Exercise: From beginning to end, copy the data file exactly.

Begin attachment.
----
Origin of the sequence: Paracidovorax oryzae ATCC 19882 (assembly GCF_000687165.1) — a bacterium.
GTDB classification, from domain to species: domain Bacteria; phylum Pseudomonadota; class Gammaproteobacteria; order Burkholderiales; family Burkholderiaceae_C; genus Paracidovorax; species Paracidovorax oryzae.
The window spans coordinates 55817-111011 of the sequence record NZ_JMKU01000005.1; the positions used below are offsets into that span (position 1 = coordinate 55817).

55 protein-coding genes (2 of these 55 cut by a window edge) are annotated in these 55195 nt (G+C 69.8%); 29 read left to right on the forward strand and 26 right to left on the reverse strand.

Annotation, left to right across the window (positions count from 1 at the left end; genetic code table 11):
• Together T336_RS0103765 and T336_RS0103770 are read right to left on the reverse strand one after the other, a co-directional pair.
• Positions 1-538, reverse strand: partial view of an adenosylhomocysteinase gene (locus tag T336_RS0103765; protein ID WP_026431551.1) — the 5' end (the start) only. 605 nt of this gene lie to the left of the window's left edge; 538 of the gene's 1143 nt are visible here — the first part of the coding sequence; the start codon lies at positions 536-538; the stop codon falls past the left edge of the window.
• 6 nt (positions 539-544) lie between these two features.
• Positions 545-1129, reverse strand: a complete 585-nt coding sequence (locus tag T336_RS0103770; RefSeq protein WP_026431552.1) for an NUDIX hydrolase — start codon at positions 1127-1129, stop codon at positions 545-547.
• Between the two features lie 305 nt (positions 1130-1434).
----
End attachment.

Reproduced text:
Origin of the sequence: Paracidovorax oryzae ATCC 19882 (assembly GCF_000687165.1) — a bacterium.
GTDB classification, from domain to species: domain Bacteria; phylum Pseudomonadota; class Gammaproteobacteria; order Burkholderiales; family Burkholderiaceae_C; genus Paracidovorax; species Paracidovorax oryzae.
The window spans coordinates 55817-111011 of the sequence record NZ_JMKU01000005.1; the positions used below are offsets into that span (position 1 = coordinate 55817).

55 protein-coding genes (2 of these 55 cut by a window edge) are annotated in these 55195 nt (G+C 69.8%); 29 read left to right on the forward strand and 26 right to left on the reverse strand.

Annotation, left to right across the window (positions count from 1 at the left end; genetic code table 11):
• Together T336_RS0103765 and T336_RS0103770 are read right to left on the reverse strand one after the other, a co-directional pair.
• Positions 1-538, reverse strand: partial view of an adenosylhomocysteinase gene (locus tag T336_RS0103765; protein ID WP_026431551.1) — the 5' end (the start) only. 605 nt of this gene lie to the left of the window's left edge; 538 of the gene's 1143 nt are visible here — the first part of the coding sequence; the start codon lies at positions 536-538; the stop codon falls past the left edge of the window.
• 6 nt (positions 539-544) lie between these two features.
• Positions 545-1129, reverse strand: a complete 585-nt coding sequence (locus tag T336_RS0103770; RefSeq protein WP_026431552.1) for an NUDIX hydrolase — start codon at positions 1127-1129, stop codon at positions 545-547.
• Between the two features lie 305 nt (positions 1130-1434).